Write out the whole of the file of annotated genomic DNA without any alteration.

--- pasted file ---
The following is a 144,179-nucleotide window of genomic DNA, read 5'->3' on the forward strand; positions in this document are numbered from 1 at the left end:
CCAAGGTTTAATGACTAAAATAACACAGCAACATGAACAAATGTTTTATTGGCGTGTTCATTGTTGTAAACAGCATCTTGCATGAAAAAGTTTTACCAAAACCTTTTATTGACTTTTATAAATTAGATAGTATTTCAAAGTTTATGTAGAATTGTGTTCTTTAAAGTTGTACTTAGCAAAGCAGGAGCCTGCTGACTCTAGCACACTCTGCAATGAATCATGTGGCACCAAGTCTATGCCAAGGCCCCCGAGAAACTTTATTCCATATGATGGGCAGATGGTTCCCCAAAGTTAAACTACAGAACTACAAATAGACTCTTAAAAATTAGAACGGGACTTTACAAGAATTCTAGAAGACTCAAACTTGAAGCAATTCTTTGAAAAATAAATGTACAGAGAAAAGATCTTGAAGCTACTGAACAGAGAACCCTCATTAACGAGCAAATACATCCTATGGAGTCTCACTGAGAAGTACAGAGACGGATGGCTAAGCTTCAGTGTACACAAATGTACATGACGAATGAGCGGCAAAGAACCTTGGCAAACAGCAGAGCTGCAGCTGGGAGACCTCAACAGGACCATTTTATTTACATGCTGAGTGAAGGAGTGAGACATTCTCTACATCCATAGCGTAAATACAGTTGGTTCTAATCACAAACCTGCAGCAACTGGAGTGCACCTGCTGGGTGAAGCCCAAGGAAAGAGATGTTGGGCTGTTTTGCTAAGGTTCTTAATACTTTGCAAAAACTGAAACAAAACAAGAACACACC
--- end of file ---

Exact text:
The following is a 144,179-nucleotide window of genomic DNA, read 5'->3' on the forward strand; positions in this document are numbered from 1 at the left end:
CCAAGGTTTAATGACTAAAATAACACAGCAACATGAACAAATGTTTTATTGGCGTGTTCATTGTTGTAAACAGCATCTTGCATGAAAAAGTTTTACCAAAACCTTTTATTGACTTTTATAAATTAGATAGTATTTCAAAGTTTATGTAGAATTGTGTTCTTTAAAGTTGTACTTAGCAAAGCAGGAGCCTGCTGACTCTAGCACACTCTGCAATGAATCATGTGGCACCAAGTCTATGCCAAGGCCCCCGAGAAACTTTATTCCATATGATGGGCAGATGGTTCCCCAAAGTTAAACTACAGAACTACAAATAGACTCTTAAAAATTAGAACGGGACTTTACAAGAATTCTAGAAGACTCAAACTTGAAGCAATTCTTTGAAAAATAAATGTACAGAGAAAAGATCTTGAAGCTACTGAACAGAGAACCCTCATTAACGAGCAAATACATCCTATGGAGTCTCACTGAGAAGTACAGAGACGGATGGCTAAGCTTCAGTGTACACAAATGTACATGACGAATGAGCGGCAAAGAACCTTGGCAAACAGCAGAGCTGCAGCTGGGAGACCTCAACAGGACCATTTTATTTACATGCTGAGTGAAGGAGTGAGACATTCTCTACATCCATAGCGTAAATACAGTTGGTTCTAATCACAAACCTGCAGCAACTGGAGTGCACCTGCTGGGTGAAGCCCAAGGAAAGAGATGTTGGGCTGTTTTGCTAAGGTTCTTAATACTTTGCAAAAACTGAAACAAAACAAGAACACACC